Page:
Like a puppy chasing its tail, some new investors often chase 'the next big thing', even if that means buying 'story stocks' without revenue, let alone profit. Unfortunately, high risk investments often have little probability of ever paying off, and many investors pay a price to learn their lesson.
If, on the other hand, you like companies that have revenue, and even earn profits, then you may well be interested in Take-Two Interactive Software (NASDAQ:TTWO). Even if the shares are fully valued today, most capitalists would recognize its profits as the demonstration of steady value generation. Loss-making companies are always racing against time to reach financial sustainability, but time is often a friend of the profitable company, especially if it is growing.
How Fast Is Take-Two Interactive Software Growing Its Earnings Per Share?
In the last three years Take-Two Interactive Software's earnings per share took off like a rocket; fast, and from a low base. So the actual rate of growth doesn't tell us much. As a result, I'll zoom in on growth over the last year, instead. Like a falcon taking flight, Take-Two Interactive Software's EPS soared from US$1.65 to US$2.73, over the last year. That's a commendable gain of 65%.
I like to see top-line growth as an indication that growth is sustainable, and I look for a high earnings before interest and taxation (EBIT) margin to point to a competitive moat (though some companies with low margins also have moats). While Take-Two Interactive Software did well to grow revenue over the last year, EBIT margins were dampened at the same time. So if EBIT margins can stabilize, this top-line growth should pay off for shareholders.
You can take a look at the company's revenue and earnings growth trend, in the chart below. Click on the chart to see the exact numbers.
Fortunately, we've got access to analyst forecasts of Take-Two Interactive Software's future profits. You can do your own forecasts without looking, or you can take a peek at what the professionals are predicting.
Are Take-Two Interactive Software Insiders Aligned With All Shareholders?
Since Take-Two Interactive Software has a market capitalization of US$13b, we wouldn't expect insiders to hold a large percentage of shares. But we do take comfort from the fact that they are investors in the company. With a whopping US$69m worth of shares as a group, insiders have plenty riding on the company's success. That's certainly enough to make me think that management will be very focussed on long term growth.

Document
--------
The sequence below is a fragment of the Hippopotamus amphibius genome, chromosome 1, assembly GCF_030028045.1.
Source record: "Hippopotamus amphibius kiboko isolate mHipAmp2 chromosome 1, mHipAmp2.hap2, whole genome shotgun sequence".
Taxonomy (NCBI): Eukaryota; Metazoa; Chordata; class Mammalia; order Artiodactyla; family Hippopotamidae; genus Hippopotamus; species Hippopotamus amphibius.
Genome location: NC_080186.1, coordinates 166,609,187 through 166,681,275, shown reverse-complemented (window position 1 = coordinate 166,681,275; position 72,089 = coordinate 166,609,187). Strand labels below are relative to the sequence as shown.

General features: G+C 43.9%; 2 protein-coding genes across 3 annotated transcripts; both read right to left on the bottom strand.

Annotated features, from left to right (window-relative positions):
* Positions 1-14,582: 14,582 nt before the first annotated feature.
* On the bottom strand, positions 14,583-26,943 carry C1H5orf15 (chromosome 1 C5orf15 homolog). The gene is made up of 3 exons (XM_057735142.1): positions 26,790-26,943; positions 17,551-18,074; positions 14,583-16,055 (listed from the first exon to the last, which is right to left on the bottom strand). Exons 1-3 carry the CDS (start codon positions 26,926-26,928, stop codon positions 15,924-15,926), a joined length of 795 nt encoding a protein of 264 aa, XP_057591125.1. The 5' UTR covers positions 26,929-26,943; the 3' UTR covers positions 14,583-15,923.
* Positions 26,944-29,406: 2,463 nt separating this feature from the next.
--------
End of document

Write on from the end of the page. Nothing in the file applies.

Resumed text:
It means a lot to see insiders invested in the business, but I find myself wondering if remuneration policies are shareholder friendly. Well, based on the CEO pay, I'd say they are indeed. I discovered that the median total compensation for the CEOs of companies like Take-Two Interactive Software, with market caps over US$8.0b, is about US$11m.
The CEO of Take-Two Interactive Software only received US$110k in total compensation for the year ending March 2019. That looks like modest pay to me, and may hint at a certain respect for the interests of shareholders. CEO remuneration levels are not the most important metric for investors, but when the pay is modest, that does support enhanced alignment between the CEO and the ordinary shareholders. It can also be a sign of a culture of integrity, in a broader sense.
Is Take-Two Interactive Software Worth Keeping An Eye On?
Given my belief that share price follows earnings per share you can easily imagine how I feel about Take-Two Interactive Software's strong EPS growth. If that's not enough, consider also that the CEO pay is quite reasonable, and insiders are well-invested alongside other shareholders. This may only be a fast rundown, but the takeaway for me is that Take-Two Interactive Software is worth keeping an eye on. Once you've identified a business you like, the next step is to consider what you think it's worth. And right now is your chance to view our exclusive discounted cashflow valuation of Take-Two Interactive Software. You might benefit from giving it a glance today.
Of course, you can do well (sometimes) buying stocks that are not growing earnings and do not have insiders buying shares. But as a growth investor I always like to check out companies that do have those features. You can access a free list of them here.
Please note the insider transactions discussed in this article refer to reportable transactions in the relevant jurisdiction
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